Marketing goods and services to motorists has been around as long as the car itself. Novelties like billboards — and I’m talking about the creative ones, not the boring ones that just show a photo and text — that feature three-dimensional graphics and clever expressions. Giant representations of symbols of a geographic area are well represented, as well as compelling architecture to amuse and intrigue the passing driver and, in days past, the restless station wagon passengers searching for a distraction from the monotonous miles.

Few have driven the I-95 corridor who haven’t seen “Pedro’s South of the Border” billboards displaying kitschy expressions or a huge cactus. As many discovered the advertising was more entertaining than the attraction itself.

Burma Shave, the first successful brushless shaving cream to be manufactured, erected a series of signs along major roadways between 1925 and 1966.

Typically five or six signs were erected with rhyming stanzas, the final sign bearing the Burma Shave logo. The wolf ... is shaved ... so neat and trim ... Red Riding Hood ... is chasing him ... Burma Shave. Don’t pass cars ... on curve or hill ... if the cops ... don’t get you ... morticians will ... Burma Shave. These simple white lettered on red signs were seemingly everywhere and helped keep a driver’s attention while unmistakably hawking their product.

Lobsters and lighthouses are well represented in Maine, New Hampshire and Cape Cod, and adorn numerous business establishments, mostly restaurants. Silos and barns are the symbol of farm and farming and silo-sized milk bottles that reached into the sky frequently meant a dairy bar and ice cream in times past. Big cowboy hats and boots are all over Texas and cactuses are symbols of the desert Southwest.

Sinclair gas stations began using a dinosaur in the 1930s to promote their fuel and even created some gas stations in the form of a gigantic dinosaur to attract attention. When the family needed a break you know the kids would prefer going into a cool building in the shape of a Jurassic period creature over a boring slab-sided structure. The Sinclair dinosaur represented fossil fuels and some people still refer to conventional oil as “dino” oil.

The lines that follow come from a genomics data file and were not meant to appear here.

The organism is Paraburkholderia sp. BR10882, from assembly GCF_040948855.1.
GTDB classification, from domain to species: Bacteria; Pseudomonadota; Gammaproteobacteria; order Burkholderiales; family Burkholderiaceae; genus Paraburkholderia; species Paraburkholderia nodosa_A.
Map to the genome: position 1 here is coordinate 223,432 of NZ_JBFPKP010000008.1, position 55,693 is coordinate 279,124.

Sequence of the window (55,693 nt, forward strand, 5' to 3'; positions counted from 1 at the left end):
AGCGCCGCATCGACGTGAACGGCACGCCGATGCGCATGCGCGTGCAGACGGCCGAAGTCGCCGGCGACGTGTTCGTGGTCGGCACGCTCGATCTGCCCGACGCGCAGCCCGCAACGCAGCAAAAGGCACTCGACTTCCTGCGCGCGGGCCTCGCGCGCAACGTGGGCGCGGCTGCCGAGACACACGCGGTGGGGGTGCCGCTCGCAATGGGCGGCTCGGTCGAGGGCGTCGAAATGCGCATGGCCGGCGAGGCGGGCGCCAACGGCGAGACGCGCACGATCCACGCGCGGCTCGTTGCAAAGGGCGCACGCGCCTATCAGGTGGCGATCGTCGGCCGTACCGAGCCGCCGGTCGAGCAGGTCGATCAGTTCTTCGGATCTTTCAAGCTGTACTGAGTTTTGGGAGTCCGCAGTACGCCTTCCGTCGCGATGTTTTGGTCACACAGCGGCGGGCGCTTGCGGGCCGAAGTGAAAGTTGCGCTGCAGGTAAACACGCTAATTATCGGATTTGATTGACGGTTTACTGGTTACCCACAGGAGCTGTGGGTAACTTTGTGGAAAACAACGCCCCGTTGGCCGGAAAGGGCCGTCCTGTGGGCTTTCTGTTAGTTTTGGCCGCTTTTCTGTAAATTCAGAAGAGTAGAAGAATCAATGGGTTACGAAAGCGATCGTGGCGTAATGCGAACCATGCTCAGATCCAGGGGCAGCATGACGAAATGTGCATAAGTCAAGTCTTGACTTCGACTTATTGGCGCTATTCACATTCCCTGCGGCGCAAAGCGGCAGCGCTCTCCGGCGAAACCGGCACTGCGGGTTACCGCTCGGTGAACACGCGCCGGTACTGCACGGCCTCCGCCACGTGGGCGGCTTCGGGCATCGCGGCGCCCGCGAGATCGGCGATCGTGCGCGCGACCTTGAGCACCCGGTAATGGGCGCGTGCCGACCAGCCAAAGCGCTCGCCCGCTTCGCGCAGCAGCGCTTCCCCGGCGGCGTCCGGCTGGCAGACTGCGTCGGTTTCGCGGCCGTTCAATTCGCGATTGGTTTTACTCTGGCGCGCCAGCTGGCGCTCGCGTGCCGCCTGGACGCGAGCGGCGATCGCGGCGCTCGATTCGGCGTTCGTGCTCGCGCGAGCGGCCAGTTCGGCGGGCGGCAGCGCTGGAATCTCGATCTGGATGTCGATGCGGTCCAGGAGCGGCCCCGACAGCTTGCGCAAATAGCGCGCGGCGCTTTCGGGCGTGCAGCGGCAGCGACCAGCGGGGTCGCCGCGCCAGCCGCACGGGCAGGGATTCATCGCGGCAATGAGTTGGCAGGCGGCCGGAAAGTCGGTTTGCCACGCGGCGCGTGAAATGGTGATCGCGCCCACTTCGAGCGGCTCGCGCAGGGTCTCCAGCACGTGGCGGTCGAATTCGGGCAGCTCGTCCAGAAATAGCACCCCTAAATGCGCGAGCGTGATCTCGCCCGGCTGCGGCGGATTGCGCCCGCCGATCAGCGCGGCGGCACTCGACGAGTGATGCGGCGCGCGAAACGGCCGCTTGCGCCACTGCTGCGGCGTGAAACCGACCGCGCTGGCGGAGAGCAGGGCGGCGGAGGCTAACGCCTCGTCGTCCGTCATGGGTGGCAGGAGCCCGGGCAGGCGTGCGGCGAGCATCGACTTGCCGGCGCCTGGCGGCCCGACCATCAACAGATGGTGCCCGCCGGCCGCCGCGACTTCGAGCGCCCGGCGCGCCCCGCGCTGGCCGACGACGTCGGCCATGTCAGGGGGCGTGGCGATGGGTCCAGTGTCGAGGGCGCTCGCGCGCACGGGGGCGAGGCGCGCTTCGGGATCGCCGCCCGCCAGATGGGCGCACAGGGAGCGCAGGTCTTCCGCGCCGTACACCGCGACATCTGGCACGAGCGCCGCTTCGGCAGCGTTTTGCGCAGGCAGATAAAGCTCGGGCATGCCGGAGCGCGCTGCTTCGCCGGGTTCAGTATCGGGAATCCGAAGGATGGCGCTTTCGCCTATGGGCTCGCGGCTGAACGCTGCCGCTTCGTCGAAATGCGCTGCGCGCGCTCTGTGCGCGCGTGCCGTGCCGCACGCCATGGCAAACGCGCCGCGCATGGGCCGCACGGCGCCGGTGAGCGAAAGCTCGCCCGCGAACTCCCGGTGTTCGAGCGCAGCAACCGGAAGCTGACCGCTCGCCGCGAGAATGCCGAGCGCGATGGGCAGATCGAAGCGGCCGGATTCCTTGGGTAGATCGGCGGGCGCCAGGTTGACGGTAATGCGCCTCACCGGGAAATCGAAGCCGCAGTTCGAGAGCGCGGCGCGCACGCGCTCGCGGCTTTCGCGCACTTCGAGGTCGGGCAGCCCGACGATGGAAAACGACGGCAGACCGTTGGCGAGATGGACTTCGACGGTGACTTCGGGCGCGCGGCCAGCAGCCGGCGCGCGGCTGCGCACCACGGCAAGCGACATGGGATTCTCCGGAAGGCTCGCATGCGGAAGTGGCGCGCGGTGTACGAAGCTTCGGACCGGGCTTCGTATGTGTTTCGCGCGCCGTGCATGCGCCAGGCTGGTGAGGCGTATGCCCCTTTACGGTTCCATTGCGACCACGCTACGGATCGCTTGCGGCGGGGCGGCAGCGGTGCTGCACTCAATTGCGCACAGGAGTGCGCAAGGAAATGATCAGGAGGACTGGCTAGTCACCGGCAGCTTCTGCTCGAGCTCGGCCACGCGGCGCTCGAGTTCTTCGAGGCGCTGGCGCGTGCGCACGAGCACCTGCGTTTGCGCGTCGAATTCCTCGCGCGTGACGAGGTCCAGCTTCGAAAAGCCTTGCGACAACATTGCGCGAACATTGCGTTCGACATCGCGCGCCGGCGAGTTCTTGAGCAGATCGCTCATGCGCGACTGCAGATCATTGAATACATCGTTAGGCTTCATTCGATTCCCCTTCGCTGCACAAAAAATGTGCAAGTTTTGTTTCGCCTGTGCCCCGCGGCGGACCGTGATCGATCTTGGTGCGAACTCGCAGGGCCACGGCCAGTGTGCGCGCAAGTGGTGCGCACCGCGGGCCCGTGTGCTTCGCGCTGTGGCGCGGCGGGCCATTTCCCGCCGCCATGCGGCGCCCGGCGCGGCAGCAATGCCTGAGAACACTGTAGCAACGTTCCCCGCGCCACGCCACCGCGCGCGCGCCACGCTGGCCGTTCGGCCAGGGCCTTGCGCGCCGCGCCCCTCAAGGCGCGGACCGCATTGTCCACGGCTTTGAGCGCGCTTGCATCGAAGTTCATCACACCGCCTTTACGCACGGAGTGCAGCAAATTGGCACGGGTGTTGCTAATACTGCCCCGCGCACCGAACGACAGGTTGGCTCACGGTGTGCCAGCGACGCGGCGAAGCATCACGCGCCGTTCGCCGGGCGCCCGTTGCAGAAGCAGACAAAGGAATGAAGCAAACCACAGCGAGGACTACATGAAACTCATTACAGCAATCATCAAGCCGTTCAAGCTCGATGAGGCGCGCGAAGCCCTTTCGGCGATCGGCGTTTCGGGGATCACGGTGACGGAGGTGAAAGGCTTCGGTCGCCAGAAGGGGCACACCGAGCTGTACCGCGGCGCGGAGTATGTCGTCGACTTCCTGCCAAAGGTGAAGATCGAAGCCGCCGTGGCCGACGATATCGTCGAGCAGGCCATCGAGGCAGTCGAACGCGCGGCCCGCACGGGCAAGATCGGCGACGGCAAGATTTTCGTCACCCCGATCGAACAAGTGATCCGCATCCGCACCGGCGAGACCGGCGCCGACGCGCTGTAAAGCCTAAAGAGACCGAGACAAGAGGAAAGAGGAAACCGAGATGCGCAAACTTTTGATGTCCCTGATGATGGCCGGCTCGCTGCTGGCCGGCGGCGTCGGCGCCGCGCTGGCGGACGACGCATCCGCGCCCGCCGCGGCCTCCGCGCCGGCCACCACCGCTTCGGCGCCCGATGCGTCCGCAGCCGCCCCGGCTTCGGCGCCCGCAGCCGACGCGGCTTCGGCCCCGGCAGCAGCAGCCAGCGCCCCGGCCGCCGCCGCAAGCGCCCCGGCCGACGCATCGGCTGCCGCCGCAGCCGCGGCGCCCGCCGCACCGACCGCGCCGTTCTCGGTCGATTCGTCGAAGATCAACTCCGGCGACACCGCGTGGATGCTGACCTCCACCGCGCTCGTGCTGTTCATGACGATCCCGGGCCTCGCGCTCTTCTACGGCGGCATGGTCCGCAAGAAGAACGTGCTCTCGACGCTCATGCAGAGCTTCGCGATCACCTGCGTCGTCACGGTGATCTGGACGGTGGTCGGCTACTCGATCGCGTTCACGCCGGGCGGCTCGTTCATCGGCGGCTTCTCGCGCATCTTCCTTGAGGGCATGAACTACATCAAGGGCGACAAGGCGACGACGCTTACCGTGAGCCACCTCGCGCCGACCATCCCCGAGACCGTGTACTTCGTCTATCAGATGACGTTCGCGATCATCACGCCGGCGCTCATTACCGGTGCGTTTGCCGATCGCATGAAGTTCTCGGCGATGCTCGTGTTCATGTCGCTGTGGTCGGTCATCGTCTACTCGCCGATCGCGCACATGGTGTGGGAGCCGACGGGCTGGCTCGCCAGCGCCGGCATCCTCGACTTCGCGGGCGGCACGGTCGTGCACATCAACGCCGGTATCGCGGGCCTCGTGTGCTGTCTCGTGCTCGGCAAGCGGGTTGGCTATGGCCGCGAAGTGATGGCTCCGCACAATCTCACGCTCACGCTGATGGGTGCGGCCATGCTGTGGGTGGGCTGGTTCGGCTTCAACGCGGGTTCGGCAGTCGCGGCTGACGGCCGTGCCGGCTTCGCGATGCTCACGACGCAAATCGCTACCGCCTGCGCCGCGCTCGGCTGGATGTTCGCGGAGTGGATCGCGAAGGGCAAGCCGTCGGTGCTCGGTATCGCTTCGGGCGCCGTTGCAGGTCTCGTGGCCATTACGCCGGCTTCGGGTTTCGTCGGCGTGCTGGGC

Buildings in the shape of teapots and coffee pots drew attention to cafes and it seems that, for a while, giant doughnuts were the preferred strategy of setting apart shops that sold these easily consumed confections from the more mundane bakeries.

In the days of service stations before they became convenience stores that sold gas, independent owners and corporate sponsors alike looked for ways to differentiate themselves from the competition often located across the street or on the next corner.

Shell created structures that simulated their seashell logo on a human-sized scale. Union 76 created a station where the roof looked like an upside-down funnel and remember those hats and boots from Texas? Texaco, which began as the Texas Co. but soon adopted the nickname Texaco, built a gas station in Seattle with a big cowboy hat for a roof and a giant boot for a building.

Airplanes were a frequent symbol of the future and transportation and following World War II, military aircraft were plentiful and cheap. In 1947, on a bet, a gentleman named Art Lacey purchased a surplus B-17 Flying Fortress from an army airbase in Oklahoma with the intention of making it into a gas station. An experienced pilot, though in much smaller, single-engine aircraft, Art decided to fly the 4 engine bomber back to Oregon.

Surplus aircraft lined the runways and taxiways and Lacey was told to pick one, which he did. He then read the manual, got comfortable taxiing the plane, and took off with a mannequin in the co-pilot’s seat in lieu of the required crew of two.

Unfortunately, that second crew member was indeed needed, and Lacey promptly crashed the B-17, totaling it and another on the ground. The military wrote the wrecked planes off as “wind damaged” and told Lacey to pick out another one. This time, with friends, they made the flight back to Portland, Ore., where the big bomber was disassembled and hauled by trucks in an illegitimate convoy to his gas station in Milwaukie, Ore. There it was hoisted above his pumps, the huge wings acting as a canopy, and the gimmick immediately brought the attention Art hoped for.

The B-17 was named Lady Lacey for Art’s wife and stood over the family operation for more than 50 years serving as the gas station, a restaurant, and a tourist attraction. The “Flying Fortress," now an exceedingly rare warbird, has been removed from its stanchions and is undergoing restoration.

In the days before video games and streaming entertainment, a road trip was an interactive experience. Technology is great ... when driving a car ... but then again ... just maybe ... we’ve gone too far ... Burma Shave.

Eric and Michelle Meltzer own and operate Fryeburg Motors, a licensed, full-service automotive sales and service facility at 26 Portland St. in Fryeburg, Maine. More than a business, cars are a passion, and they appreciate anything that drives, rides, floats or flies.

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